There’s alot of modern film movements I just don’t get as a whole. Mumblecore is one of them. You know what i mean, the anti-acting approach of “everything is blase’, nothing is exciting”? To me it just makes  all the characters seem like they are high on heroin on the verge of nodding off…but just like what happened with found footage for me it was only a matter of time before a film slipped into my field of vision and made me question my initial impression. For mumblecore it took a surreal mumblecore horror film to do that for me. That film was MEET ME THERE.



MEET ME THERE Introduces Ada and Calvin, a young couple with a troubling bedroom issue. Whenever they attempt to make love, Ada becomes angry, disgusted or fearful, seemingly without reason. When a couples councilor suggests that perhaps a repressed memory of childhood abuse may be the cause the couple sets out to the small town where Ada grew up. Upon arriving  they realize things in this town are much stranger than they had thought and that they have much more to worry about than repressed memories because the folks of this town aren’t just quirky and crazy, they’re downright hostile!

At turns funny and endearing, eerie and downright disturbing, Meet Me There is what you’d get if Kevin Smith, David Lynch and Oliver Stone got together over some peyote and re-imagined Deliverance as a couple’s road movie!

The  downplayed acting I typically despise in mumblecore films works wonderfully here, making it all the more bizarre and  shocking when a character does lose their shit. It  also makes our main characters seem as if they are in a dream state, almost as if they’ve been hypnotized, drawn to this small odd ball town by a malevolent force. I believe this was a very deliberate chose made by director Lex Lybrand..

A film like this is only as good as it’s leads and this bad boy has some seriously solid ones. Calvin reminds me of Bo Kiester mixed with Owen Wilson. He has that easy going approachability that just makes you want to be friends with the guy. You want to shoot pool and have a beer with the fella, and best of all I get the feeling that it’s genuine, that not a whole lot of acting was required for the actor to fit the role and he really is that cool of a guy..I may be completely off base and if so then bravo times two. Ada was excellent as well, reminding me alot of a young Wenona Ryder both in appearance and approach. she’s the perfect on screen match for Calvin. Where  he is open and a bit clingy she’s secretive (even to herself) and stand offish. She lives in her own dark world. She’s far from a bad person but to afraid to be a truly good one, instead stuck in the purgatory between the two wondering if she’s even a person at all. She’s terrified of losing Calvin because she’s so imperfect and he’s terrified of losing her because he perceives himself as not good enough. This conflict is so real and palatable, so close to home or virtually any real couple that this film cuts much deeper when the terror begins to unfold and lingers much longer than it’s running time should allow..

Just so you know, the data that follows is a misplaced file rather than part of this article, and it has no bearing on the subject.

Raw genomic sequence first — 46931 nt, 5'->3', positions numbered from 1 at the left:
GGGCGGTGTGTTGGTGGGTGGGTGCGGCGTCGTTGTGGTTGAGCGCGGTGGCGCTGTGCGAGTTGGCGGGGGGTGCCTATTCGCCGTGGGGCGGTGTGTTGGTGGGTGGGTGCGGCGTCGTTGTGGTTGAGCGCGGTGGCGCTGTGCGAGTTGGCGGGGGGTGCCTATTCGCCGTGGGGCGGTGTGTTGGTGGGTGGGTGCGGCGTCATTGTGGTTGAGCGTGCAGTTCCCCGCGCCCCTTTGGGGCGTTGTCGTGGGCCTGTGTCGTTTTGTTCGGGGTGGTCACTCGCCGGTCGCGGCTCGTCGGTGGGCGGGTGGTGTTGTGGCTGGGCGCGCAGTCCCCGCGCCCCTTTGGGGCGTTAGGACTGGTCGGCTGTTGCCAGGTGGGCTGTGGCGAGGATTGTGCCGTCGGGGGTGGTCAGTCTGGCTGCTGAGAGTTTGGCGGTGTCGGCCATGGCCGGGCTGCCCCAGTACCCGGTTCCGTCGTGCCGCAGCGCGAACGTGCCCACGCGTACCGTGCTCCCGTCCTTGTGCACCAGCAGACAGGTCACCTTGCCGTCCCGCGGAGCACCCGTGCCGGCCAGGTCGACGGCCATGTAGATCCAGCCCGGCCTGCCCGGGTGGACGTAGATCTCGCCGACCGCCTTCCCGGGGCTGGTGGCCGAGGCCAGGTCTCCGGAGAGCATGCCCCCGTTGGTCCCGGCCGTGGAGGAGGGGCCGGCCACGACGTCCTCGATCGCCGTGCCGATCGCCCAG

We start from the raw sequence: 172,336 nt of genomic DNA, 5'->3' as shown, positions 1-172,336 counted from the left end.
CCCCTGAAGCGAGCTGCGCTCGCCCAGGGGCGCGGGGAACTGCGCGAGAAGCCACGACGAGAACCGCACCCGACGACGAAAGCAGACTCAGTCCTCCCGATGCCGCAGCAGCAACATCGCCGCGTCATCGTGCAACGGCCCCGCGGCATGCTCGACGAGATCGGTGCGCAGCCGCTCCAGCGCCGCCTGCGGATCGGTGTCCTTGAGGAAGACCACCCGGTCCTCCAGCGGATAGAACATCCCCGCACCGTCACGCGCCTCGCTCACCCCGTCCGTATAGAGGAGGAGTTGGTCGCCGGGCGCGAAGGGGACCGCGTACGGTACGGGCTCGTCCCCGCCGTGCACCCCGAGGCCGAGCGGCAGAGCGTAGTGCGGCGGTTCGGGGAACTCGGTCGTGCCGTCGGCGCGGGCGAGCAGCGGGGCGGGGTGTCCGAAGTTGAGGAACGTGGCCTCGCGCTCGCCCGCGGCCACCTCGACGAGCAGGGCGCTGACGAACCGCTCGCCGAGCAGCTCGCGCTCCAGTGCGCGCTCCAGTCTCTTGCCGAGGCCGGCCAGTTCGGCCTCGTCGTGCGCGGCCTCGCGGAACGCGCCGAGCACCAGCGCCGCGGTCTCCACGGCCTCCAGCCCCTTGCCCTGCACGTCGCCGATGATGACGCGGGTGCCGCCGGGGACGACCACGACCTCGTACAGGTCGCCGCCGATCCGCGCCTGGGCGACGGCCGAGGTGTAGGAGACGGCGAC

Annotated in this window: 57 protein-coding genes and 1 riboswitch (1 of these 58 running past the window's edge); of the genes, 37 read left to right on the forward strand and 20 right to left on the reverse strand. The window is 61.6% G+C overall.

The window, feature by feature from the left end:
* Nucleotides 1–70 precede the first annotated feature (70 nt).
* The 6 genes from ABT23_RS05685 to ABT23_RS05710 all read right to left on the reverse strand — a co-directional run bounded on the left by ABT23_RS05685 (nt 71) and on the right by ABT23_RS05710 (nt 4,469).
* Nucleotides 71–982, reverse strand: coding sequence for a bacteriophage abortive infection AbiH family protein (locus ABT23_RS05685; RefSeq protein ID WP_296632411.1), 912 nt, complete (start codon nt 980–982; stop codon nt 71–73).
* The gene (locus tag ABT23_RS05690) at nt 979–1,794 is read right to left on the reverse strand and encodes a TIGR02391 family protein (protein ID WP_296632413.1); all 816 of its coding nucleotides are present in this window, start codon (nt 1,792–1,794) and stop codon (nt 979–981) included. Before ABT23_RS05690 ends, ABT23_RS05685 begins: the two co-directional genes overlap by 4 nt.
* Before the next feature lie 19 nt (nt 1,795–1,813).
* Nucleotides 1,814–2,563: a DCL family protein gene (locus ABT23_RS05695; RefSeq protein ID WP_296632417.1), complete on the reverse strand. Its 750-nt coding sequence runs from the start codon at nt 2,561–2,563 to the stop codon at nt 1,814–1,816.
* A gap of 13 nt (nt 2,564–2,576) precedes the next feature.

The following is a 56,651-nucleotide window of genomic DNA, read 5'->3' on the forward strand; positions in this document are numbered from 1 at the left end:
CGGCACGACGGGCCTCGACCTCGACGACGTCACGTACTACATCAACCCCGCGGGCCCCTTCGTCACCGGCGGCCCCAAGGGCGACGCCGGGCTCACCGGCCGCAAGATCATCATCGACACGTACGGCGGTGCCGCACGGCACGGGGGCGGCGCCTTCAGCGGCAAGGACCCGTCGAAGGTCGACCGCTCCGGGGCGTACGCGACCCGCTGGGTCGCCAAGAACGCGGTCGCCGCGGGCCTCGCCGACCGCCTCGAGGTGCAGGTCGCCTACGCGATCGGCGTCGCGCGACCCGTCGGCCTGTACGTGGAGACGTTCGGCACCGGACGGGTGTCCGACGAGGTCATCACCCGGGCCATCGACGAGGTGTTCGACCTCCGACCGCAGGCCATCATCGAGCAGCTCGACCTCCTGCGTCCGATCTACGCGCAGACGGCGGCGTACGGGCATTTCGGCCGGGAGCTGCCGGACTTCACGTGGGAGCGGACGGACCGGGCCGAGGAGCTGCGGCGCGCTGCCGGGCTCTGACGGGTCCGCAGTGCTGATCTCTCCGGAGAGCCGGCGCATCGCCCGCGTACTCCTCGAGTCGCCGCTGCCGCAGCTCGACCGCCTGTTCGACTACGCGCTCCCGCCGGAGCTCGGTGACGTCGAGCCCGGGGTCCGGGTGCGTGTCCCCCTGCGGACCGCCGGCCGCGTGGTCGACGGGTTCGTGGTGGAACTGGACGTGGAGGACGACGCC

The other thing that makes this film work so well is that our main characters don’t look like super models. They actually look like real people! Calvin is Pudgy and messily dressed like a real American man! Ada has blemishes and (gasp) even some cellulite! She has real breasts and her clothes are off the rack! These details may seem minor to some but in this reviewer’s humble opinion this was an ingenious move on the part of the casting director, giving an air of believably to an oftentimes stylized surreal film..

Before I finish this review I need to touch on the score. Hyper extended silences and old gospel hymns (one of which this film gets it’s title from) make up it’s entirety and holy fucking shit is it effective! In one scene the daughter of the Minister of a church Ada and Calvin visit breaks into song (The aforementioned title inspiring piece Meet Me There) and this girl’s voice had me awe struck. It’s downright criminal that we don’t have her singing the song in it’s entirety as a special feature! I can’t get enough of it!

Overall I give this film two middle fingers chopped off and sanded to the bone. It’s incredibly unique and it’s incredible message about how we need to seek redemption not by going back to things we can’t change but by moving forward and embracing what we can and the dangers that coming with pursuing the former is powerful in it’s truth and simplicity. I highly recommend this film. Bravo to SGL for another very solid release.




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